Data Stories: Christian Rudder of OKCupid

When it comes to data blogs, the crowd favorite is definitely OkTrends, the blog from OkCupid about data on dating, relationships and sex. At least once a month, someone brings up OkTrends or OkCupid data, so I knew I wanted to interview Christian Rudder, one of the co-founders of OkCupid and the brains behind OkTrends. When I mentioned that I was interviewing Christian to Gnip staff, we started exchanging our favorite posts such as “Don’t Be Ugly By Accident.” Christian is also writing an upcoming book called “Dataclysm” this fall, which is sure to be the funniest book ever about data.

1. You changed the world of online dating by using math to determine compatibility. How else would you like to change the world by using math?

Well, for one thing, I had three other co-founders at OkCupid, so I didn’t change anything by myself. And no matter what anyone tells you there’s a lot of luck in creating a successful startup. So I would never pretend that we could effortlessly extrapolate our success. But, that said, even more than “data” and “math,” I think OkCupid’s strength is the openness of its platform. If you’re looking for your soulmate, it works. If you’re looking to find a steady relationship, it works. If you’re looking to hook up tonight and never see the other person again, it works. Other industries could surely use a dose of that flexibility. As far as what’s interesting to me and the other founders, education, peer-to-peer lending, and self-driving cars are the current list-toppers.

2. When you were writing OkTrends, how did you sift through all the interesting questions to prioritize the ones that will be the most interesting to their reader-ship?

Well, I always ask myself, what’s important everywhere, not just on OkCupid, and how can I find a way to write about it? Sex, race, politics, dating–the topics I’ve investigated on OkTrends–these are things that define the human experience. And, luckily, OkCupid has the data to explore them. Early on, I made a decision to write the blog for people who’d never heard of us or didn’t want to try online dating, so I had to ask questions of our data that everyone would care about. I think most company blogs fail because they fail to think beyond themselves–they write too much about their particular company or their particular product, and, frankly, people just don’t give a shit about your startup and how great you think it is.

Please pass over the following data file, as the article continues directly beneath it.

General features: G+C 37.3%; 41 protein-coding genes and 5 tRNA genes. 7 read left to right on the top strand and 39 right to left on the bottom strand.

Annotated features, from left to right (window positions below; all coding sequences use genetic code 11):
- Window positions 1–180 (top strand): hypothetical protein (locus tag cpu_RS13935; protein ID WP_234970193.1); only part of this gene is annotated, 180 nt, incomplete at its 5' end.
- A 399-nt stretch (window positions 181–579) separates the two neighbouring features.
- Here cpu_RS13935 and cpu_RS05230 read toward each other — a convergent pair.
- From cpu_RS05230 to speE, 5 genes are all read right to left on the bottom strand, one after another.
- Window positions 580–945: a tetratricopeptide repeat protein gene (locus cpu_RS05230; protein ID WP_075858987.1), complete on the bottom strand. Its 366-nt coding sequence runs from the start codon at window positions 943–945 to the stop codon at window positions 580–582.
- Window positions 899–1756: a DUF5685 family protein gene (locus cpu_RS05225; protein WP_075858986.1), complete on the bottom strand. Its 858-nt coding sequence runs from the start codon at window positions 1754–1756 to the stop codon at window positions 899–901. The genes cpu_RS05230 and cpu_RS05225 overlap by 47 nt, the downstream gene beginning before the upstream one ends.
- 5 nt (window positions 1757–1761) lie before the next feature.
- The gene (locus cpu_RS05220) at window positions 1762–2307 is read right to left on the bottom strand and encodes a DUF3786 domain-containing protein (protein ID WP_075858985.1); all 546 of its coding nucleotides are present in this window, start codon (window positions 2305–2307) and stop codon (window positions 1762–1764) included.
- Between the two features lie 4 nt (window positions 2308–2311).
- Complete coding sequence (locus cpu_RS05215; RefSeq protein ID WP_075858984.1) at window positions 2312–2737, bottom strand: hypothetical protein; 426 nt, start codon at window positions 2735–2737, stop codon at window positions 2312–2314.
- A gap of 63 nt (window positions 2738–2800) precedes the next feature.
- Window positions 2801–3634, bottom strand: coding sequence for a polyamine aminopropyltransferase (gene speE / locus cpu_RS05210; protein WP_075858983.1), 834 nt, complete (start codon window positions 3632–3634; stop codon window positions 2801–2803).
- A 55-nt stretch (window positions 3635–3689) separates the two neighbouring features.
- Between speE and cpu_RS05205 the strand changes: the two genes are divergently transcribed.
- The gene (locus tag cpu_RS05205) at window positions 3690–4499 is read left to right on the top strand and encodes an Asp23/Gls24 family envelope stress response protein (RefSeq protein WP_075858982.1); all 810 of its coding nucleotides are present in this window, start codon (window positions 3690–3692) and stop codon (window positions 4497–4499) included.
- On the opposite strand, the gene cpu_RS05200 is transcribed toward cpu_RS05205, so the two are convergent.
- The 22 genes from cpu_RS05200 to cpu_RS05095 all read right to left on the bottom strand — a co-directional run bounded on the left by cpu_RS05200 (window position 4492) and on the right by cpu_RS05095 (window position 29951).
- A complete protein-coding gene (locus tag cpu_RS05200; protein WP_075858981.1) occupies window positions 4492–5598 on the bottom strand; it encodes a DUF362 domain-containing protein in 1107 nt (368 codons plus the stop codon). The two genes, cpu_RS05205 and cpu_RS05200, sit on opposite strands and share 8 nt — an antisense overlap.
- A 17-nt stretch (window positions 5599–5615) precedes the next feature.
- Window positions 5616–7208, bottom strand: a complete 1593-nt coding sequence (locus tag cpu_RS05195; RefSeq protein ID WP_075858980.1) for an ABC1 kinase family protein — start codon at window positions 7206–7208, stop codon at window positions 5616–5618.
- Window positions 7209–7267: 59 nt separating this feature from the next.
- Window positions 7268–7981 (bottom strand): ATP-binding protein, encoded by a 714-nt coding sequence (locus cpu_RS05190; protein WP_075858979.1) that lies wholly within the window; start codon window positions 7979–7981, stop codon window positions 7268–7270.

3. If you were to make sweeping hypotheses based on no algorithms and just gut, what do you think social data can tell you about people’s dating habits?

Sweeping hypotheses, with no data? Happy to oblige. Social data will tell you that people are picky, vain, judgmental, lonely, rude, selfish, fucking super crazy, and then, at the end of it, when you really get to know them, actually pretty okay and just like me and you. Because that’s how it is, online or off.

4. If you had access to the full firehoses of Twitter, Tumblr and WordPress like we do at Gnip, what questions would you try to answer with social data?

Obviously, it would be amazing to have access to that kind of data. But as I said before, my research is driven by the human condition rather than the data I have on hand–so I would want to look at sex, dating, race, politics, money, work, and whatever else, though the lenses gnip provides. How do people project their political beliefs on Twitter? How does your identity change on Tumblr as you get more followers–does being popular ruin people? Change them at all? What shape do follower networks take? How does anonymity affect the content of comments on Disqus? How does a porn star’s Twitter feed differ from a politicians?

5. You’re working on a new book, Dataclysm. Can you give our readers a sneak preview into what the book is about?

I pretty much just did. I’ve been lucky enough to have had many companies give me privileged access to their data, and Dataclysm is me analyzing it much as I’ve done with OkCupid’s. It’s gonna be great–comes out Sep 2014.

Save the date for Dataclysm! Thanks to much to Christian for taking the time to do an interview with Gnip. 

If you’re looking for more Data Stories, here are some of our favorites.

  1. Hilary Mason of bitly on how data science adds value
  2. Blake Shaw of Foursquare on how Foursquare is a microscope for cities
  3. Liv Buli of Next Big Sound on being the world’s first data music journalist
  4. Mel Hogan of CU Boulder on digital archiving
  5. Annicka Campbell of Sapient Nitro on the Digital Love Project